France duly completed a bonus point win over Italy in Paris yesterday to set up a mouth-watering top-of-the-table clash with Ireland at the Stade de France next Saturday.
Italy put it up to France and took the lead through a try by 19-year-old debutant Tommaso Menoncello, the youngest try scorer in the championship since 1967. However, France eventually pulled through to win 37-10 thanks to a hat-trick by Gabin Villière, the first by a French player in the championship since 2008.
The French team manager Raphael Ibanez, who communicated with Fabien Galthie throughout due to the head coach testing positive for Covid, admitted: "We will need to step up in every department. I think discipline will be the key because we made a few mistakes and we need to address that with the boys. Ireland are not fourth in the world ranking for nothing. They deserve it and the game they played yesterday [Saturday] was brilliant."
Ireland have rarely embarked upon a trek to Paris in better nick. Their potent, highly skilled and mean defence has earned nine successive wins, albeit the last seven have been at home and thus Les Bleus in Paris will clearly be the stiffest test since Ireland last lost, in an empty Aviva Stadium exactly a year ago.
"It certainly is because it's the next game and we know how difficult it is to go to Paris anyway," said Andy Farrell grateful to "get up and running."after a comprehensive 29-7 win over Wales.
“You are always hungry to get off to a good start and we have managed to do that. We will lick our wounds tonight and we will prepare properly tomorrow for the French test and there is no doubt about it. It is the test of all tests isn’t it, at this moment in time.
“Everyone knows how well they are playing. We will get to sit back and watch them play tomorrow so hopefully that will help us as well.”
Ireland also have unpleasant memories of their last trip to Paris, when losing 35-27 and with that their chances of the title in the rearranged Six Nations finale in October 2020.
"Well, I suppose the great test for this group is we've learned a lot of lessons about ourselves in Paris on that night," said Farrell. "It was a big game when we could have got across the line for the Six Nations and we didn't deliver on the big stage. I feel the group has grown since then. I suppose the proof will be in the pudding."
To win with a bonus point while knowing they could have been more accurate and ruthless and coming through unscathed leaves Farrell's squad in a good place. Andrew Conway was withdrawn just past the hour and his typically industrious, two-try performance was even more meritorious considering he was unwell.
"Andrew Conway had a sickness and he wasn't feeling well for most of the day. He managed to score his tries and then came off. So he is fine. The rest have a full bill of health really. Iain Henderson is fit and ready to go and so is Robbie Henshaw, so we are in good health I think."
It would be no surprise to see the latter two Lions restored to the match-day ‘23’, but equally it’s hard to see how they are anyone else can force themselves into a fairly settled starting XV.
As was the case in the win over New Zealand, Bundee Aki had another hugely productive outing. Whether using his strength and footwork to carry hard and straight, deftly pull the ball back for Johnny Sexton's trademark wrap or put pace on the ball, Aki was a key figure in Ireland's attack.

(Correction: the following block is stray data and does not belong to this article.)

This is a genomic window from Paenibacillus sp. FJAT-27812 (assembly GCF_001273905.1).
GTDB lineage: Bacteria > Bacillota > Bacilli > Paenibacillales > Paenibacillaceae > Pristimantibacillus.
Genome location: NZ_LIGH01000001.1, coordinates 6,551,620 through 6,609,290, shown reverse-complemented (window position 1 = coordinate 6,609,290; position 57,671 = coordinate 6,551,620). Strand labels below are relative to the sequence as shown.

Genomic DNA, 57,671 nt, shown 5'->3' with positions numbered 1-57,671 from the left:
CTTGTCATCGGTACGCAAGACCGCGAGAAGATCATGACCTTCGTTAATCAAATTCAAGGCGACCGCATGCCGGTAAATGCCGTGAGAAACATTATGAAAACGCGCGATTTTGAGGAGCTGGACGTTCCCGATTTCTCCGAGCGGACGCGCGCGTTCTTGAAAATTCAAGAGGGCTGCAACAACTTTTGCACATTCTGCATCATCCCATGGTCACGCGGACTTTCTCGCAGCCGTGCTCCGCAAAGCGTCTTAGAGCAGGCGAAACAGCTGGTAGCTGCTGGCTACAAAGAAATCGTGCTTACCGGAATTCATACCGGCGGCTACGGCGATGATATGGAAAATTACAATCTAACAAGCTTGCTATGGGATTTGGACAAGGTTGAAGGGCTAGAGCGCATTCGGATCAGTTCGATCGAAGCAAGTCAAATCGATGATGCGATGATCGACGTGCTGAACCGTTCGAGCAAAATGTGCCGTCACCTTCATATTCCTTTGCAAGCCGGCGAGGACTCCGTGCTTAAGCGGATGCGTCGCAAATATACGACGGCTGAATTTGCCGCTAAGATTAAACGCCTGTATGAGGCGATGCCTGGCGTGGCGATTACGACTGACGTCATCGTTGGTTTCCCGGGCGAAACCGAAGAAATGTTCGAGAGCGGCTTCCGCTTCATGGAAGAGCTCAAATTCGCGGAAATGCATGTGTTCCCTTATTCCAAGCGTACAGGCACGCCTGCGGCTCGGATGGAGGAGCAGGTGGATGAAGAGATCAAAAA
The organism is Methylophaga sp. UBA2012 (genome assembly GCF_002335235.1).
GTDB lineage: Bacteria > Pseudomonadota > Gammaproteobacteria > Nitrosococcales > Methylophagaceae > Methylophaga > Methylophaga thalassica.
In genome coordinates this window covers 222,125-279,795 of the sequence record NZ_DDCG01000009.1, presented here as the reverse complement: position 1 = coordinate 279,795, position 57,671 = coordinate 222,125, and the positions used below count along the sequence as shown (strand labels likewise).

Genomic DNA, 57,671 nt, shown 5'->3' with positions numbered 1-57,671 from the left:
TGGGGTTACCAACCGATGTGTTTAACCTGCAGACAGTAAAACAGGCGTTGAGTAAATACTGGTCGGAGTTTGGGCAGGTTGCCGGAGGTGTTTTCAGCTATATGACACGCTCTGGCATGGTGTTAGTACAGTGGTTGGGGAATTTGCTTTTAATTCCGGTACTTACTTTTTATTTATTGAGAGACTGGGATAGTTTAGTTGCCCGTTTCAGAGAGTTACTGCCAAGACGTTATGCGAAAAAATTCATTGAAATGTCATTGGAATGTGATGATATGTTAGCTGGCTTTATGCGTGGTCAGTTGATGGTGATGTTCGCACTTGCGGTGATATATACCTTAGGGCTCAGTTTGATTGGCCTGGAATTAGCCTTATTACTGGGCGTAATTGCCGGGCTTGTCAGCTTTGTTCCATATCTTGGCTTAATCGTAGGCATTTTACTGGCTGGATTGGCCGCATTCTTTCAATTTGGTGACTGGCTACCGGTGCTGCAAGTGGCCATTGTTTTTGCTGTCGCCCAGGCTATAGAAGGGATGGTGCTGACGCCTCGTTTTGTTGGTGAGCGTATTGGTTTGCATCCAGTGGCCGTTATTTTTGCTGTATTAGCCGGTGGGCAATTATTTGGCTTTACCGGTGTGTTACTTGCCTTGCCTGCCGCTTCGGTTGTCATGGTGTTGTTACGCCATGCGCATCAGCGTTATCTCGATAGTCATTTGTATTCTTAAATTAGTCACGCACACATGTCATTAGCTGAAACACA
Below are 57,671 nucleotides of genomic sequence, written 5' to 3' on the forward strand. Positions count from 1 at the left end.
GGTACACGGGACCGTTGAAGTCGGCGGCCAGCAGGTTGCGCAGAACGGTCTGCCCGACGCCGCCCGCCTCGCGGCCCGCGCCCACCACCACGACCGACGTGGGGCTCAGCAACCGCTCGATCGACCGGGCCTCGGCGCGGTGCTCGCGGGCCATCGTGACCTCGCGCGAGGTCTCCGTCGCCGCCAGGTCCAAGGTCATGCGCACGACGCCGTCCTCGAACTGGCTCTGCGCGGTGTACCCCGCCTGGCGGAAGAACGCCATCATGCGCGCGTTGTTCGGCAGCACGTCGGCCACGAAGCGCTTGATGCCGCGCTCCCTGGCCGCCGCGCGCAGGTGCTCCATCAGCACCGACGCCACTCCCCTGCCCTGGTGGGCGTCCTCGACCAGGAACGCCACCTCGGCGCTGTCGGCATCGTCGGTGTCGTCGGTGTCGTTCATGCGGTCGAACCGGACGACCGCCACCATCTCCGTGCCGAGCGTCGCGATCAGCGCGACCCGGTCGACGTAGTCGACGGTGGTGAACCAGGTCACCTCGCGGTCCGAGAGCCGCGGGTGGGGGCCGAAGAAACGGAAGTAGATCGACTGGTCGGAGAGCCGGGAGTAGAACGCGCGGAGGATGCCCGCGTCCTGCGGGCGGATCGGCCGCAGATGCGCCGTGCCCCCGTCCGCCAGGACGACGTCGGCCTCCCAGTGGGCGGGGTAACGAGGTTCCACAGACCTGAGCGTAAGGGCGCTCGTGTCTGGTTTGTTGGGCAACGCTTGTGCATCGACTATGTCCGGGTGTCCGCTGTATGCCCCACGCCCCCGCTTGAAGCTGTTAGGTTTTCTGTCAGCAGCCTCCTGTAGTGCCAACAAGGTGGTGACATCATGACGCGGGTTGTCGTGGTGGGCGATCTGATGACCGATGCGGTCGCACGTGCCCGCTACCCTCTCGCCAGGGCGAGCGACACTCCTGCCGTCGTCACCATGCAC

He had 18 carries and made 102 metres, mostly in traffic and, giving the lie to the notion that he is not a good distributor, passed the ball 15 times. There was a try, his seventh for Ireland, and a try-scoring assist for the bonus-point finish by the excellent Garry Ringrose.
Tadhg Beirne was left slamming the ground in frustration after coughing up the intercept for Taine Basham's late consolation score but otherwise he was excellent. Beirne epitomises the skill with which forwards and backs interlink, and after Aki had the second most carries (14), with seven passes and one huge break, while he was Ireland's main lineout option.
Either way, with Henderson and Henshaw back in the mix, Farrell will have some difficult selection calls this week.
“We will see. You guys know as well as us that it’s going to take a whole squad over the course the Six Nations to win this competition. It’s very tough and demanding, not just because of the nature of the games but the length of the competition as well and the competition for places in the squad is always going to be taxing on the players so the conversations are always difficult. It doesn’t really matter whether it’s a British and Irish Lion or a guy that’s done it with his first cap, they are always difficult.”
Ireland play a high-risk if high-reward attacking game with Sexton and others usually flat to the gain line, ie in the opposition defence rather than before it.
“It isn’t just Johnny, it isn’t just the first receiver, it’s everyone. We are trying to make sure that we are as connected as we possibly can be in attack and certainly in defence as well.
“We’re not just sending our forwards into a brick wall, we’re making sure that they run the right lines as well at the back and we’re nicely connected and therefore our support play has got to be better because of that as well.”
Conditions have been poor at all three games on the opening weekend and whether or not that's a factor in Paris next Saturday evening it will be fascinating to see how Ireland's attacking game fares against the French outside-in defence honed by Shaun Edwards.
In every sense, this looks like the ultimate test in this championship for this Irish team.